Who is the custodian and guardian of Intellectual Property in your firm?

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As part of our ongoing series examining the ecosystem necessary to bring technology to market, we asked David French, a senior Canadian patent attorney with 35 years of experience, to discuss the importance to a company of protecting its IP and how creating the position of “IP Coordinator” can facilitate the process. This is the second of David’s commentaries and we welcome your comments.

By David French

In my previous post, I addressed the importance of a company’s intellectual property and how it can contribute to the bottom line, negatively or positively. In this post, I address the issue of how intellectual property is being managed within your organization.

Who in your organization knows or is able to understand all of the issues and requirements in order to ensure that you have good IP hygiene? Frankly, many companies just assume their lawyer is going to look after these issues. Well, your lawyer may provide advice in the boardroom, or possibly even in a reporting letter, as to many of the things you should do in order to keep your intellectual property regime in order. But who will remember all of this?

This is where the concept of an Intellectual Property Coordinator becomes important.

The concept of an IP coordinator has not yet been widely embraced, but this role will inevitably become recognized as businesses become more sophisticated in order to operate in the highly competitive world marketplace. An IP coordinator is the guardian of the intellectual property within the firm. The role of an IP coordinator is to understand what should be done and see that it is done on a timely basis.

An IP coordinator is a key individual in communicating with your outside legal professionals. He/she is the individual who should be present when your patent lawyer, your trademark lawyer and other legal advisors speak. This is the person who should be making notes and remembering what should be done to maintain good IP within the firm. This is the person who will explain what your IP lawyer just said after they leave the boardroom. Your IP coordinator is your contact with the IP universe, your scout, your guide, your Man Friday in matters IP.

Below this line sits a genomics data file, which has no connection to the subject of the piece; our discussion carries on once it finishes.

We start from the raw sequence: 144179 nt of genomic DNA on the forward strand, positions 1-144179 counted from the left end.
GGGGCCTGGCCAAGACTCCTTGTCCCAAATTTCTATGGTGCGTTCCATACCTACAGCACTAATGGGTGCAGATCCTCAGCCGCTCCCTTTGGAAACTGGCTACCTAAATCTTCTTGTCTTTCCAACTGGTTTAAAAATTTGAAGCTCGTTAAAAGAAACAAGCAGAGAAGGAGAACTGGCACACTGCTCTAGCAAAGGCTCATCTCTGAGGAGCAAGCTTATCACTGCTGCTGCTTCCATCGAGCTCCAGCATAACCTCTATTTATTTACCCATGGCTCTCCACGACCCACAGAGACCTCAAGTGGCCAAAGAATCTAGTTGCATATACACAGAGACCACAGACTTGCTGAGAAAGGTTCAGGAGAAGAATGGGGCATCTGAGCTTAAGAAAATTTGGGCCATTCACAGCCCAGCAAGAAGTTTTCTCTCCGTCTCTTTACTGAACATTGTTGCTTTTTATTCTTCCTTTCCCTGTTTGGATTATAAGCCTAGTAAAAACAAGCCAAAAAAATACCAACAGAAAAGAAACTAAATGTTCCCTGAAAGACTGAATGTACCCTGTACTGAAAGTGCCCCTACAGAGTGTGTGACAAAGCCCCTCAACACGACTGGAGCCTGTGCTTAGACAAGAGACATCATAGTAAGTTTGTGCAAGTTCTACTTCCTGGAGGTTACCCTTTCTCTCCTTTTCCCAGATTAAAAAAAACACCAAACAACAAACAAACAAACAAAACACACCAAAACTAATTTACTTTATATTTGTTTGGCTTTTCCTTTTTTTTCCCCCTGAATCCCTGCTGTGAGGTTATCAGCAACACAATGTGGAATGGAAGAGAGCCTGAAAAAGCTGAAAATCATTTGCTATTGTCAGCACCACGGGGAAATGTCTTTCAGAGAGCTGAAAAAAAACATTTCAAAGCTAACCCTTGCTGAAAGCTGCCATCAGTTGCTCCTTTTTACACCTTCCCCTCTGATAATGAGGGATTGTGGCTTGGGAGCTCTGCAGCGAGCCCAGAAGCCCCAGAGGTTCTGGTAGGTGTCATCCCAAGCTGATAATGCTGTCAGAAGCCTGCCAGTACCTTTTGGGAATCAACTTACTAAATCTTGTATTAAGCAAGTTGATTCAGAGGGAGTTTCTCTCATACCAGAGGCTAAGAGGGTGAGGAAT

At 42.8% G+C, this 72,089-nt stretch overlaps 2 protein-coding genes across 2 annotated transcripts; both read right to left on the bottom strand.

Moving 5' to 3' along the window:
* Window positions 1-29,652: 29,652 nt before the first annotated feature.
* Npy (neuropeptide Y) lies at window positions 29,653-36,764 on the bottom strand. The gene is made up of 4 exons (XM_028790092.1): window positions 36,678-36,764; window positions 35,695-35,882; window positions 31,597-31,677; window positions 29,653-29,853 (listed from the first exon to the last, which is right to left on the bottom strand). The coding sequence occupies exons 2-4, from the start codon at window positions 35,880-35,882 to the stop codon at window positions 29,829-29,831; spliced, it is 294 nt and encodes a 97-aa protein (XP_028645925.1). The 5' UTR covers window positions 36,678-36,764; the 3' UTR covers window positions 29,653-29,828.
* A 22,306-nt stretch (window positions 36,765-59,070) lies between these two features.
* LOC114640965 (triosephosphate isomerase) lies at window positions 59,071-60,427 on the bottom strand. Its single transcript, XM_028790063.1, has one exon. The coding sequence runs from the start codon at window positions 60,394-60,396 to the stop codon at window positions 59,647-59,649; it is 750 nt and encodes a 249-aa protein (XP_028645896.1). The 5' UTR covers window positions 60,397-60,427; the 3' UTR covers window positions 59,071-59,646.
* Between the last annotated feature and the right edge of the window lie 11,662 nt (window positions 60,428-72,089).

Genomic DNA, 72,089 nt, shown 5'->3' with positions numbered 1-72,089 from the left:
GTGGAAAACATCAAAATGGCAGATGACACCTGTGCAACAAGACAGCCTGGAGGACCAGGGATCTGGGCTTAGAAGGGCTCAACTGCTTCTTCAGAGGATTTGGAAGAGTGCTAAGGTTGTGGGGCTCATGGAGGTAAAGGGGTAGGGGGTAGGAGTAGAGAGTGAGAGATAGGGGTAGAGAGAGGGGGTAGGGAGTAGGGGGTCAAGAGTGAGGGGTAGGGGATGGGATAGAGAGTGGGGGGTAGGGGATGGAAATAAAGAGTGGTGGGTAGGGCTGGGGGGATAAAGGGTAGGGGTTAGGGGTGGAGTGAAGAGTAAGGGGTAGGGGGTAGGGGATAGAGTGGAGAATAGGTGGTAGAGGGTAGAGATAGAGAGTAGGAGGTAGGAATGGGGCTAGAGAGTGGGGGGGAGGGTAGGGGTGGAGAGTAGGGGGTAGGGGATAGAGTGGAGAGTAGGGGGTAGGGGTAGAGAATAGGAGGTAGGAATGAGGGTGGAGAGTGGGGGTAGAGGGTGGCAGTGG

An IP coordinator will never replace outside legal professionals. You’re still going to need to hire a patent agent, trademark agent, a corporate lawyer, a media lawyer and so forth to address individual cases as they arise. But your IP coordinator can see that the things that need to be done do get done and done properly.

Your IP coordinator can help maintain cost control over your IP expenses; is this technology really worth patenting? Do we really need to obtain trademark registrations in Australia? Your lawyer, when questioned, is likely to reply, “I’ll get you the best IP rights that you deserve wherever you require.” But your lawyer is unlikely to tell you whether your product is a good business investment and whether having a patent on a feature of that product will be money well spent.

Progressive firms are beginning to realize that they should designate someone within the firm to fulfill this function. Not a lawyer. Not an accountant or a bookkeeper. But a person with some technical skills who is able to learn and is able to communicate, who will be enthusiastic to share with the firm what they have learned by exploring this new and important field.

In the future, no firm of any decent size will be able to operate properly without having an IP coordinator.

David French is the principal and CEO of Second Counsel Services, which provides guidance for companies that wish to improve their management of Intellectual Property. For more information visit www.SecondCounsel.com.

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